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National Smile Month - When your smiling

PUBLISHED: 15:41 29 April 2010 | UPDATED: 16:02 20 February 2013

A beautiful smile spells happiness - in any language

A beautiful smile spells happiness - in any language

... the whole world smiles with you, according to the old song. But if your grin is a sorry sight you may find you smile alone. These days there's much that can be done to improve matters and, in National Smile Month, Penny Oldham finds out more...

We're all born with the potential for a perfect set of teeth. But there's a lot that can happen between cradle and grave to ruin that pearly symmetry - too many sugary foods, coffee and red wine drinking, accidents, the use of antibiotics and the effect of jaw size and shape to name but a few.

So a good diet is first on the list for a great smile. Calcium rich foods such as cheese, yogurt, rhubarb - even tinned salmon with bones, and a whole range of seemingly unrelated foods including celery, green tea, kiwi fruit, onions, sesame seeds and shiitake mushrooms all have their part to play. Water is especially beneficial, keeping gums hydrated and stimulating the production of saliva which helps protect against decay-causing bacteria. Rinsing with water also helps wash away trapped food particles that can cause bad breath. (But if dog-breath does strike, chew a handful of fresh parsley.)

Equally important, from babyhood onwards, is your friendly dentist. Once the cause of some dread, modern equipment and techniques, as well as a greater understanding of dental phobia, a regular visit to the dentist and hygienist is vital for the well-being of both teeth and gums. Prevention is the watchword now, with the addition of fluoride to water and a range of tooth-preserving treatments. One thing your dentist is bound to stress is a good cleaning regime, replacing your toothbrush before it needs it, using floss and brushing teeth three times a day.

Sometimes, however, whatever we do to protect the health and appearance of our teeth, they fail to live up to our aspirations: stained from antibiotic use, too big, too small, too wonky, just not quite sparkling enough. If daily cleaning has been rigorous, the next step is whitening.

Although it's now possible to buy tooth whitening toothpaste over the counter, a professional bleaching treatment is the only way if the staining is stubborn or long-standing. This can be done either at home or at the surgery. Both methods use an oxidising agent to bleach the staining, and teeth might become slightly sensitive during the process. For the former method, a custom-made tray is produced which is filled with the whitening gel and worn for a couple of hours a night for two weeks; supervised by your dentist, home whitening can be very effective.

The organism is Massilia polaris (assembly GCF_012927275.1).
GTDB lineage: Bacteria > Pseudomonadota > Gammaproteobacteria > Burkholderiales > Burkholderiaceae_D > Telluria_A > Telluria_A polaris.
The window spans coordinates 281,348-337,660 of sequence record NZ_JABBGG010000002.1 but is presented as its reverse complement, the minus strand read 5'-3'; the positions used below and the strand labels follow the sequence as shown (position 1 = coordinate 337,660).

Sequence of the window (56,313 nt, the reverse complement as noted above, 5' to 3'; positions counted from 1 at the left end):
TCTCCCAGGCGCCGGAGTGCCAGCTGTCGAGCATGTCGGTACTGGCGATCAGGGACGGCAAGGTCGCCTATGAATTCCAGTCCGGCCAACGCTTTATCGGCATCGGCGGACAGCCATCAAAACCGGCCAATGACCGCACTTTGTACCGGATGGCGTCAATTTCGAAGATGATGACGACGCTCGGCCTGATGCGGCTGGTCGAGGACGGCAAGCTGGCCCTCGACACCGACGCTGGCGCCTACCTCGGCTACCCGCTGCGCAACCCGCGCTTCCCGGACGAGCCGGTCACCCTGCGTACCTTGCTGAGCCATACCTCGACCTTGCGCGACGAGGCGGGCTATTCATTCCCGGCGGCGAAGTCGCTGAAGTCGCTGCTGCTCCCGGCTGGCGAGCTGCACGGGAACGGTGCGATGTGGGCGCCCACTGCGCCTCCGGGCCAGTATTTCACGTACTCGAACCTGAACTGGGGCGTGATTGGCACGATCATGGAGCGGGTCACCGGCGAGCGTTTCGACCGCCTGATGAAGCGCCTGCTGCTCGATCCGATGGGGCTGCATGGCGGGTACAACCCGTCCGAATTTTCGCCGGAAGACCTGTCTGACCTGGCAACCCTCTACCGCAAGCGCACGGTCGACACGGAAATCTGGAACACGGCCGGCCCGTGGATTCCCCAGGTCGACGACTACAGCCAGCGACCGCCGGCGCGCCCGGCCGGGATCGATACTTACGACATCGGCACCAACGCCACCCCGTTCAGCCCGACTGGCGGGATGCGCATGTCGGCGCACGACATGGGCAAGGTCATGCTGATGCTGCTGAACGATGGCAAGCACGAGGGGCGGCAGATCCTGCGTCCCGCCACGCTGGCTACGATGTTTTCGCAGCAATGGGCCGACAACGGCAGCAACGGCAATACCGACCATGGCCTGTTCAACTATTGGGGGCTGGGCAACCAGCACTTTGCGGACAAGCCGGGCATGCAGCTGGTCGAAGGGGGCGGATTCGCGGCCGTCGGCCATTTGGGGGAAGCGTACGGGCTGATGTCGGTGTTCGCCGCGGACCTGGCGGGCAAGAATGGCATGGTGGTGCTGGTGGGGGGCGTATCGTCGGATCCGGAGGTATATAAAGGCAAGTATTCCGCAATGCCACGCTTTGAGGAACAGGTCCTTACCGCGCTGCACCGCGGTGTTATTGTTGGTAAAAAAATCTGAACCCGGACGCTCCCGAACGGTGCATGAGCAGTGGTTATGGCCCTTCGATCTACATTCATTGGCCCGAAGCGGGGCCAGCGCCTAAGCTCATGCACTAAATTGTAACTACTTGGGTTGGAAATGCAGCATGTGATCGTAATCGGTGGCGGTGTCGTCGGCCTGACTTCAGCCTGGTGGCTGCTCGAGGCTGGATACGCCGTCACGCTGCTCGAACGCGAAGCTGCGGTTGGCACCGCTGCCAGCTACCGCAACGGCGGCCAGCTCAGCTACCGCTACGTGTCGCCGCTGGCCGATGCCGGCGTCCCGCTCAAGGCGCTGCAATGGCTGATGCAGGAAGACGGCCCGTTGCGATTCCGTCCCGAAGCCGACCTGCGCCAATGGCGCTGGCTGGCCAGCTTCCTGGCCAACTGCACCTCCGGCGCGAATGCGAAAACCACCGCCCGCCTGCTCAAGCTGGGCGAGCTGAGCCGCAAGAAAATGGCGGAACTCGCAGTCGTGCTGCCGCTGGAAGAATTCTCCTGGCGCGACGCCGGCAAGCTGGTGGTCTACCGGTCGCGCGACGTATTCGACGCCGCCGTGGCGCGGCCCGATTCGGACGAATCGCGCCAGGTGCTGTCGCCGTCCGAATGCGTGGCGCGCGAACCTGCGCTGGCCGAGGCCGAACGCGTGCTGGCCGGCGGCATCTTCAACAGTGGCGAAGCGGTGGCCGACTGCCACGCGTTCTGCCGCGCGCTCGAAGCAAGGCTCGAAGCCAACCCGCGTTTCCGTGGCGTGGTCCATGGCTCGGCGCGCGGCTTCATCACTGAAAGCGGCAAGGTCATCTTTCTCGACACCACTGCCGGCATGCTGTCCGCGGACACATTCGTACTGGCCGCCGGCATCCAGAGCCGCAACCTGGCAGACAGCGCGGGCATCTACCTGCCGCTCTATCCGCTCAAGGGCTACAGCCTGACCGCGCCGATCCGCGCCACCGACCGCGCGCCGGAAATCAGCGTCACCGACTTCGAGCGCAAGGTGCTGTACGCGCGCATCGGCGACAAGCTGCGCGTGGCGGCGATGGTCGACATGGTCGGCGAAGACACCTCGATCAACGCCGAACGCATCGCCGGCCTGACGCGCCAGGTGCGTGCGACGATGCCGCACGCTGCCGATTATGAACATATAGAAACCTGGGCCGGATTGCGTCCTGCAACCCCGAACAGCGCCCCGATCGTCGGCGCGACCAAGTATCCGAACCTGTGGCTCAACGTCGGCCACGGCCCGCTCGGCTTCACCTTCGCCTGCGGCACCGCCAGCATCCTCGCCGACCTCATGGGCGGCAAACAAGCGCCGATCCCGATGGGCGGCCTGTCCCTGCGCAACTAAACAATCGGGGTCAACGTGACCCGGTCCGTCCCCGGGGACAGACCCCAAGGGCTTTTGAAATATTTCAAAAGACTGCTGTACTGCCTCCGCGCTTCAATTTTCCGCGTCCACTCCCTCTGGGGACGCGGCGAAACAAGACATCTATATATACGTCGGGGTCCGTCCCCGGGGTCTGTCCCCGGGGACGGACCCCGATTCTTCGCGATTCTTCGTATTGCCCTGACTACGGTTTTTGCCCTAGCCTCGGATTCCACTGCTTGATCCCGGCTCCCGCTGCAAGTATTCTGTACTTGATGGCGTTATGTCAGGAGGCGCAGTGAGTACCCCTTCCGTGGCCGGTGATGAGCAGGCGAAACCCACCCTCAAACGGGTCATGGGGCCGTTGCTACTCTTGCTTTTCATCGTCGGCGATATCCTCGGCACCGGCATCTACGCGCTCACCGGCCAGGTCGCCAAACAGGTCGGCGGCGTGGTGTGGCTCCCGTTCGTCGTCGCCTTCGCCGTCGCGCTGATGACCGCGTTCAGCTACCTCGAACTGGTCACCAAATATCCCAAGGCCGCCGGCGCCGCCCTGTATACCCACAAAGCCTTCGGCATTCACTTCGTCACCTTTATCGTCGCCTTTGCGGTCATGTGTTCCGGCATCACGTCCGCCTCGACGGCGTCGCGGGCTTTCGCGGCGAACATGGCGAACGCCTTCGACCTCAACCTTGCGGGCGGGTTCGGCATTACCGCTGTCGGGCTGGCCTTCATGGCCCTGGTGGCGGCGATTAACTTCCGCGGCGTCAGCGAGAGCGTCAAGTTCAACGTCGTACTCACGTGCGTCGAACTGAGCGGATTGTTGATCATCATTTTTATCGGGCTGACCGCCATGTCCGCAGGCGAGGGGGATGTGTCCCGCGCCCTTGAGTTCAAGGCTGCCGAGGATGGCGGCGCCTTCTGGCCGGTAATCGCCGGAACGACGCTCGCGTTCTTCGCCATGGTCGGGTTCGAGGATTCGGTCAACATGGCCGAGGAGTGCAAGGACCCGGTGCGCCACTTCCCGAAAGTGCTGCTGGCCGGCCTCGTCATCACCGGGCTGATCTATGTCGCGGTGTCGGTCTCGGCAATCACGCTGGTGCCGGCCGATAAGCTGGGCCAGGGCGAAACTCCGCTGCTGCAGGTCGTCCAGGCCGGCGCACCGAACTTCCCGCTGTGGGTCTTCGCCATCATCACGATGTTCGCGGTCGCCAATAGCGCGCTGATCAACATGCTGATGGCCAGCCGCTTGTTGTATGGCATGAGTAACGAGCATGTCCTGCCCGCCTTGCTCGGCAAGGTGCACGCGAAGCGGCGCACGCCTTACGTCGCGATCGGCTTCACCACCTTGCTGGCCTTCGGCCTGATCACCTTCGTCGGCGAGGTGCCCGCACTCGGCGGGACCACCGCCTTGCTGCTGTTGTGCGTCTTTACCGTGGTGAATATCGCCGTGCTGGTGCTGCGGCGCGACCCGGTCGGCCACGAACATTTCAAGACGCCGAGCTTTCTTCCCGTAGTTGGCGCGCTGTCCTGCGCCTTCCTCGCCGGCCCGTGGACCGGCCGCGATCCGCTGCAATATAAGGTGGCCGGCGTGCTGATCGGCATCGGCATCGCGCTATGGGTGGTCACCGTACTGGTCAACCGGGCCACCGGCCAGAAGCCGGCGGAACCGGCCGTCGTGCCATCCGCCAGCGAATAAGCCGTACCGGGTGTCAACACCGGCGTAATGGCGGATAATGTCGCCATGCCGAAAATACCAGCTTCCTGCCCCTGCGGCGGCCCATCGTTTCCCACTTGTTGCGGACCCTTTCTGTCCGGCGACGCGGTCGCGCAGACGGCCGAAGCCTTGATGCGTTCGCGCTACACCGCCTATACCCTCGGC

Treatment by the dentist is more expensive, but takes less time, from around 30 minutes to an hour. A protective gel is applied to the gums and a rubber shield may be placed around the base of the teeth. The bleaching agent is then painted on, and an accelerating light may be applied at intervals to help activate the process.

For broken or slightly misshapen teeth, bonding may be the answer. In this case the thickness of the tooth is slightly reduced and microscopic grooves are etched into its surface with a mild acid. A colour-matched composite resin 'tooth' is then applied, shaped, set with a curing light and finally smoothed and polished.

In more extreme cases veneers can be applied. One or more thin, layer- ideally of porcelain but composite resin is also used - and matching the other teeth in shape and colour, is specially manufactured in a dental lab. The veneer is bonded to a reduced and roughened existing tooth, and is immediately indistinguishable from a natural one. Porcelain veneers achieve a better colour match, and last from five to 10 years, although they're a bit more expensive.

Nowadays heavily filled double teeth are seldom seen, other than in that fraction of the population who didn't benefit from the addition of fluoride to the water supply. As time goes by they lose their integrity and frequently fall apart, or at least look aesthetically unpleasing. Rather than leaving an unsightly gap, a crown can be made to fit, after impressions are taken in the surgery. This again is bonded to the remnants reduced remnants of the tooth.

An even more permanent solution is the use of dental implants, pegs which are fixed into the jawbone and to which a number of different prostheses may be attached: crowns, bridges, dentures or the 'fixings' for removable dentures. Sometimes, a full or partial set of dentures is required, and in this case the skill of an experienced clinical dental technician can make all the difference to the result. Visit Roderick Patterson of Sunshine Dentures in Long Eaton who can design, construct, fit and adjust complete and removable partial dentures, and overdentures on implants.

In this first decade of the twenty-first century there's really no need to have ugly teeth. There's plenty of information out there to absorb, which has done much to prolong the healthy life of our teeth. Whatever the problem there's now a solution, although some of them do come with a price.

Finally, to celebrate a gleamingly perfect mouth, don't forget to apply a couple of coats of your most vibrant lipstick - guaranteed to make even dull teeth sparkle.

Sunshine Dentures, 20 College St, Long Eaton NG10 4ND.

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